Crop Planning for Vegetable Growers

It’s the time of year to be thinking about plans for the next growing season. Crop Planning for Vegetable Growers is a Golden Oldie, published in 2010.

This compact and practical workbook is for small-scale vegetable or flower growers wanting to increase the success of their enterprise by better planning, or for new farmers wanting reliable help to get started. Clearly written, it follows a fictional couple (Hanna and Bruce) working through the eleven step planning process. This is a concise,136-page, focused workbook with lots of charts, not a chatty bedtime read. But for small-scale farmers, this won’t be a dry book. As well as the excitement and relief of “Aha!” moments, readers can enjoy the chance to cement the practical tips of each chapter with a real-life example – a description of a farm tackling that chapter’s planning stage.

The approach of this book is very similar to the one I spell out in my book Sustainable Market Farming and in my Crop Planning for Sustainable Vegetable Production workshop, although I have not yet met the authors, and we constructed our plans independently. We like calculated detailed plans (remembering that those who are good at planning are often also best at changing their plans to adapt to altered circumstances). This book leads the reader with every necessary detail and worksheet. The planning templates are available to download as Excel spreadsheets from the Canadian Organic Growers website. You can then customize them for your own use. Or you can print them out and use as worksheets as they are, if you are not at ease with spreadsheets and would rather just have a ring binder of worksheets. One very important aspect of planning is to choose a method that works for you. If you find your record-keeping or planning method easy and comfortable to use, you are much more likely to use it and hence it will give you more useful results.

The eleven steps are:

  1. Decide your financial goals
  2. Decide on your markets
  3. Make a preliminary planting schedule
  4. Map your fields
  5. Choose varieties and finalize your planting schedule
  6. Make a greenhouse schedule for seedlings
  7. Compile your seed order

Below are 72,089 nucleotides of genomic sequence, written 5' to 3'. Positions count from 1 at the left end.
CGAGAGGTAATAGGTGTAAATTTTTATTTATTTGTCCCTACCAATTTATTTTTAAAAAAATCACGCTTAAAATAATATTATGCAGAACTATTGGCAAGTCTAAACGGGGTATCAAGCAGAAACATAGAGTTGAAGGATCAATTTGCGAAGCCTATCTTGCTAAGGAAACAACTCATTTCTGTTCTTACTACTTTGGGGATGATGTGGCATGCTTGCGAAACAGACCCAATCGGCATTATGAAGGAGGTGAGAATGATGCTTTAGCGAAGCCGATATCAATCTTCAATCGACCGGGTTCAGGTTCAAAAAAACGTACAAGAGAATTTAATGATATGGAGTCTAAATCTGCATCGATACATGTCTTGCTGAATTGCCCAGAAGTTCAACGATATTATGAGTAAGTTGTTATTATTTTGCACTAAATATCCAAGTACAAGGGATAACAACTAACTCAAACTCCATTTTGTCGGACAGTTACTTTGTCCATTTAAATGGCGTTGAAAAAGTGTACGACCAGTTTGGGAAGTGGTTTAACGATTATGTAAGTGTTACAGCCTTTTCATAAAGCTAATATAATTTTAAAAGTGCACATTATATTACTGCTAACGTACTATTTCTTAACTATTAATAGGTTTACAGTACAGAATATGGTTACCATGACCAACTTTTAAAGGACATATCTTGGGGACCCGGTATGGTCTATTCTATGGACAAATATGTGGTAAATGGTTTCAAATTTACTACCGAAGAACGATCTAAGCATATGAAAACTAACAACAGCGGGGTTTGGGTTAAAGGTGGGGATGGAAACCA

8. Make a field operations calendar
  9. Carry out your plan
  10. Analyze your success
  11. Plan next year

Homesteaders will find this book valuable too – it’s not just for commercial growers. New growers will need to pay special attention to steps 1-7. Seasoned growers who already have a crop plan in place will find revisiting mapping (step 4) and steps 8-11 most useful. Many growers reported on savings of time and money they made as a result of using this book. The financial planning uses a slightly simplified version of Allan Savory and Jody Butterfield’s 1999 book, Holistic Management. You need to know how much money you need to earn from your fields or gardens before you decide what to plant. Remember that a dollar saved is as good as two dollars earned! Don’t rack up big expenses!

Crop Planning is written by two farmers from Quebec, so growers in other climate zones will need to keep this in mind. Hanna and Bruce’s harvest season starts at the beginning of July and runs to late October. Planting season runs from May 1 to mid-October. You will need to extrapolate at both ends if your winter hardiness zone is higher than theirs. You will also need to look at summer plantings – perhaps you won’t be planting lettuce, kohlrabi or arugula in July. You’ll need to apply your experience to the methods and decide on planting dates to fit your own harvest date goals.

Also, you won’t find info on growing Southern staples like okra, sweet potatoes and lima beans in this book. But you can feed information from elsewhere (including your own experience as a grower) into the format provided.

The fictional Hanna and Bruce in this book run a CSA as well as a farmers’ market booth, so that planning for both are conveniently included. There are profiles of twelve vegetable growers across Canada, with a range of farm sizes and types.

Measurements are included in both the metric system and the feet and pounds of the old imperial system (more common in the US). Appendices provide reference charts; tips on designing a modular field layout to facilitate crop rotations and ease the transfer of standardized lengths of row cover and drip tape; a detailed money budget; some recommendations for further reading. Sadly, no index, but the contents list is clear and straightforward.

Crop Planning will quickly repay the price. It’s all too easy to make a mistake costing this much or more if you are under-informed, or under-prepared in some other way. Pay now and save!

To buy a copy of the book in the US, for $29 with free shipping, go to Fedco Organic Growers Supply

Or buy from Acres USA for about $27.27 while the sale lasts. Or buy the ebook from Canadian Organic Growers, but then the charts are not so easy to use. Direct from Canadian Organic Growers, the print book costs $25CAN cover price, plus an estimated $17CAN shipping, perhaps plus tax. Don’t go to Amazon, where the book costs over $57 with the shipping added in, and neither the publisher nor the authors get much of your money.